Populism in Indian and US Foreign Policy: The Politics of Representing ‘the People’
The project analyses the relationship between populism and foreign policy. Across the globe, politicians, parties and movements have emerged that claim to represent ‘the people’ and pit them against corrupt and out-of-touch elites. Though this apparent global rise of populism has drawn increasing scholarly, policy, and media attention lately, its international dimensions remain largely unexplored in the populism and International Relations (IR) literature. The prominent role of foreign policy issues in Trump’s election campaign, however, indicates that
populism is not limited to domestic politics and can potentially have far-reaching implications for international cooperation, institutions and agreements. Undertaking a comparative study on the role of populism in different contexts, the project examines how foreign policy and international relations can be used for populist mobilisation as well as how populism impacts on foreign policy and the international order.
- demonstrate how foreign policy and international relations can be used for populist mobilisation;
- identify the implications of populism for foreign policy-making;
- discern the extent to which populists cooperate internationally and seek to shape the contemporary global order;
- show how the phenomenon of populism can be integrated into IR theory and how IR scholarship can inform our understanding of populism.
- Discourse Analysis
Summary of Findings
- Foreign policy can play a very significant role for populist mobilisation, offering populists a site for creating a popular identity and staging themselves as ‘true’ representative of ‘the people’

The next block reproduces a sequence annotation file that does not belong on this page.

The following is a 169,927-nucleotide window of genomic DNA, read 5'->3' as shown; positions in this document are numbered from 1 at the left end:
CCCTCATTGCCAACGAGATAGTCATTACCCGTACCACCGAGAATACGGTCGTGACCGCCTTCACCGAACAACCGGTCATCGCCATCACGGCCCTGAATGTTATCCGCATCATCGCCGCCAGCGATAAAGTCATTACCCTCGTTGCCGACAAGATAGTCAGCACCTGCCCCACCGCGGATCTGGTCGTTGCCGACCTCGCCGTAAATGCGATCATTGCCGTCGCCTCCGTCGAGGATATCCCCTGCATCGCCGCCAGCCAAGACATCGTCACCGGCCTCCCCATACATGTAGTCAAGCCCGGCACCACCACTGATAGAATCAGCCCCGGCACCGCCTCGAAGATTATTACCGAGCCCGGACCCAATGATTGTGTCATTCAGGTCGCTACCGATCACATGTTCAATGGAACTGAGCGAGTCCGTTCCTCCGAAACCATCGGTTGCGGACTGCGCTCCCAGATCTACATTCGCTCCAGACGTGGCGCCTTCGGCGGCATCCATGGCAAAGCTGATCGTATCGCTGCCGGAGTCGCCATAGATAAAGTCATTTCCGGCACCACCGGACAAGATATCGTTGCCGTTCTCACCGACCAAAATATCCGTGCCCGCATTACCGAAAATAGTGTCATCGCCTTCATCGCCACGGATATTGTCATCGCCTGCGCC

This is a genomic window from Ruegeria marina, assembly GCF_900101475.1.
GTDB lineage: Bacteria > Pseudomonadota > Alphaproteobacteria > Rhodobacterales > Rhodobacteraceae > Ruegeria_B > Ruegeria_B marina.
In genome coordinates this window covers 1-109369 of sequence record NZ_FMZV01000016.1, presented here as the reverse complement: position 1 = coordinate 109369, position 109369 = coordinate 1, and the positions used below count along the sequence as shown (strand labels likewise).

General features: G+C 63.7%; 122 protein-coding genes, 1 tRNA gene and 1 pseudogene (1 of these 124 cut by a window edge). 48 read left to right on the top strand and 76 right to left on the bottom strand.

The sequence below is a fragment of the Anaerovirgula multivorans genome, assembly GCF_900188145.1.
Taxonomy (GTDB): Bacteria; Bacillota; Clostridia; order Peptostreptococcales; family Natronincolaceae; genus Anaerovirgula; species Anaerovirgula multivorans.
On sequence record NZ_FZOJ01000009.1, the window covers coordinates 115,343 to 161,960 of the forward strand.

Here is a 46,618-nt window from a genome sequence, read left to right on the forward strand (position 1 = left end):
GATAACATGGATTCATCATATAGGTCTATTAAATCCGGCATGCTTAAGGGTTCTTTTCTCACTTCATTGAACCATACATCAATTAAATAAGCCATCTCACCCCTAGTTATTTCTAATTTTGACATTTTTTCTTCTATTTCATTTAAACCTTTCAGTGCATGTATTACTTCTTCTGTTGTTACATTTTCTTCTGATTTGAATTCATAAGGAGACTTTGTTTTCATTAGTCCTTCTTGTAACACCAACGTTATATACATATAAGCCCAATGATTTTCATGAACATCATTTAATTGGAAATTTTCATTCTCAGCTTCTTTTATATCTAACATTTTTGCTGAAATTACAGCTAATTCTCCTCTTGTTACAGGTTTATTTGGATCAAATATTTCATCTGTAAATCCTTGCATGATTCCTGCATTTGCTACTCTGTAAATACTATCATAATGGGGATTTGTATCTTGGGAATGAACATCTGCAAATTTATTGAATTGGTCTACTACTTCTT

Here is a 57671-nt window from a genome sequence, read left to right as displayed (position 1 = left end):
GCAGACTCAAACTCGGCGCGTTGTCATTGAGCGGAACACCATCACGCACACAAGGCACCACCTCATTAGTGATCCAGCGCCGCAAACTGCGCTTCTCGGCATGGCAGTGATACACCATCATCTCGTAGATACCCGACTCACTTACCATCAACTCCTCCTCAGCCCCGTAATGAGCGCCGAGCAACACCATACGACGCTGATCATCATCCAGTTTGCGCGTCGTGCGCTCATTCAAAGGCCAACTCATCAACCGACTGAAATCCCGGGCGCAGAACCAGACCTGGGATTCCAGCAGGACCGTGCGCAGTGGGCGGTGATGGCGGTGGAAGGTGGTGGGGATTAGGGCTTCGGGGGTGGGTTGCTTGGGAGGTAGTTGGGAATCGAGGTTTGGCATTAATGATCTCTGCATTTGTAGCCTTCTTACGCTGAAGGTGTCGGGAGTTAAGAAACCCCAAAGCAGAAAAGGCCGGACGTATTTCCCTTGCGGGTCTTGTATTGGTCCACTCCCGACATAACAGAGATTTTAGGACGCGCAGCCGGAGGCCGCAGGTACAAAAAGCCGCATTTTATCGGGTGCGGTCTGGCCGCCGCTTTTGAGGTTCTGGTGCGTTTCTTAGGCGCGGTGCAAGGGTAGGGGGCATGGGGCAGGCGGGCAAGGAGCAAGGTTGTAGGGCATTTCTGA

- Populism can shape the style of foreign policy-making and result in a personalisation, simplification and emotionalisation of foreign policy as well as attempts to appeal to the people directly in the realm of foreign policy through social media and other means
- Populism does not necessarily influence the content of foreign policy. As there are very different types of populism and populism can be combined with a range of other ideological discourses, it is impossible to discern a ‘populist foreign policy’
- Populists do not necessarily view each other as natural partners or allies, even if they are ideologically aligned such as right-wing populists. Though there is growing international interactions among right-wing populists, this ‘international populism’ has been spatially limited and issue-specific
- Wojczewski, Thorsten. 2019. Populism, Hindu Nationalism and Foreign Policy in India: The Politics of Representing ‘the People’. In: International Studies Review [online first] https://doi.org/10.1093/isr/viz007
- Wojczewski, Thorsten. 2019. Trump, Populism and American Foreign Policy. In: Foreign Policy Analysis [online first] https://doi.org/10.1093/fpa/orz021
- Wojczewski, Thorsten. 2019. ‘Enemies of the People’: Populism and the Politics of (In)security. In: European Journal of International Security [online first] http://doi:10.1017/eis.2019.23